The devolution is very much based on an agreement between NHS England and Greater Manchester.
The framework for health and social care was created from a partnership between the two organisations.
But the sole responsibility that will fall on Greater Manchester is, according to Julie Wood director of NHS Clinical Commissioners, “very early days with a lot of detail yet to be worked out. It has been an ambition for this to be done for quite some time, but it’s very much a locally driven plan and that’s good and great”.

A united front
For the rest of England it’s a case of waiting to see what will happen.
    Wood stresses: “It’s really important it’s not a top down mandate. It should be something that is locally determined by the people on the ground who have got the responsibility for health and care commissioning together.”
The response from NHS England and Greater Manchester is that it is very much a move that will see Greater Manchester’s CCGs, local authorities and NHS providers unite.
This collaboration is something that Gill feels has been in force for CCGs in Greater Manchester prior to the devolution.
He says: “Since the inception of the CCGs we chose to work closely together, we recognise Greater Manchester as a system and we also recognise that a single clear commissioner voice was a fitting and necessary thing to affect proper clinical commissioning.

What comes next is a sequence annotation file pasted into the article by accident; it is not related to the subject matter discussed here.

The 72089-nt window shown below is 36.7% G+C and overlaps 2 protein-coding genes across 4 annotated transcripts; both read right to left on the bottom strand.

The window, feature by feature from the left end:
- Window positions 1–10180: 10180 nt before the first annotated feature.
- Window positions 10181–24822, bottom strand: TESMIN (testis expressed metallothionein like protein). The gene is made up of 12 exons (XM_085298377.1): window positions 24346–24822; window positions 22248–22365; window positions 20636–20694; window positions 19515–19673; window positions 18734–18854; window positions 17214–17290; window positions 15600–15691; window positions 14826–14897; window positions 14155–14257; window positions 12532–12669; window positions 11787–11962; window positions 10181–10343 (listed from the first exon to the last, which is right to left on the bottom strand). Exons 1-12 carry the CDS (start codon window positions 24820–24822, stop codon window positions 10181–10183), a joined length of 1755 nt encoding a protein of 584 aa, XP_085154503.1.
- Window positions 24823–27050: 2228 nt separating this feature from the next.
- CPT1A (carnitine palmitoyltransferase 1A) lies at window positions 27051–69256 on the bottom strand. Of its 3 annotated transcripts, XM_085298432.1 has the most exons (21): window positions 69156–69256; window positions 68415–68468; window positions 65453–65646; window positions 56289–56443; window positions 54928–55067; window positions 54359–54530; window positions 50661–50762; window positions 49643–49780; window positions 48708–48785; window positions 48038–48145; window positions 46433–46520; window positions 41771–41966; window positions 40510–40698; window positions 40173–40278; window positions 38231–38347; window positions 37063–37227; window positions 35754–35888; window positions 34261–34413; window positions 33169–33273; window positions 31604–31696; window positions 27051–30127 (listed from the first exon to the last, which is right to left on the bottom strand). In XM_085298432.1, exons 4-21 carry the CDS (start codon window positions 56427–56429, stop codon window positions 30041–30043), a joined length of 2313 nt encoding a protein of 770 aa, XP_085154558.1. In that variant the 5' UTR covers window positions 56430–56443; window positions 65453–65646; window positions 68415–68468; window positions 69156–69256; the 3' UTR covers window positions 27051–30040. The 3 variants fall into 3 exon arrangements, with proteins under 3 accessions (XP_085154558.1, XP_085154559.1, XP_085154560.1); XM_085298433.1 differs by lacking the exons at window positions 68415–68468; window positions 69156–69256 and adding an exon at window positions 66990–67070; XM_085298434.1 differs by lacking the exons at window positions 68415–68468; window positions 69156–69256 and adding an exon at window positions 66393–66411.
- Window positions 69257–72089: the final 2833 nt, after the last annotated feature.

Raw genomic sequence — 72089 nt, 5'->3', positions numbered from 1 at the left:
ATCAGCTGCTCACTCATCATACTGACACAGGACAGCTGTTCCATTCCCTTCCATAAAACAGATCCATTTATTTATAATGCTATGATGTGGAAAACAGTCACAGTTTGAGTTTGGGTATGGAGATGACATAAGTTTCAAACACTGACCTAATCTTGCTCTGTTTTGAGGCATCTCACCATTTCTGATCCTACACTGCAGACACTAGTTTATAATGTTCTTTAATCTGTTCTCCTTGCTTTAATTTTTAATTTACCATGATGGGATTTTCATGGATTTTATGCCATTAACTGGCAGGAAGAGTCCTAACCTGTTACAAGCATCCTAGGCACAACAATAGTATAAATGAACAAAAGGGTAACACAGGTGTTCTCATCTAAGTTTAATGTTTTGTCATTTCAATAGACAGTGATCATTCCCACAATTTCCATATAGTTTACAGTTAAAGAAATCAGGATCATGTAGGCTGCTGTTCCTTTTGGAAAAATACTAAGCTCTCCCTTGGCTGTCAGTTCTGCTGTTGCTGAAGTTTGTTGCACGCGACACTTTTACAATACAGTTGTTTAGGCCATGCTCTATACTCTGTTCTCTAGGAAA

“This now means taking that to the next level and really making sure that we, CCGs, in Greater Manchester work closely together.”
Although this move is welcomed by the authorities in Greater Manchester it will be the people who live there who are affected on the frontline.
Cllr Gary Porter, vice-chairman of the Local Government Association (LGA), says: “Devolving control of social care and health spending to Greater Manchester is good news for the people who live there and now needs to be replicated for people across the rest of the country.”
This is an opinion that is repeated by some but many feel it is to early to make such a bold move across England until results start to appear from Greater Manchester.
As Wood explains: “It’s good to see that it’s happening but we really want to see more of the detail and see what that means when things operate in reality.”
There’s no way of seeing into the future, but basing outcomes on how Manchester has handled its evolution in the past, it is perhaps a model that many others will want to adopt.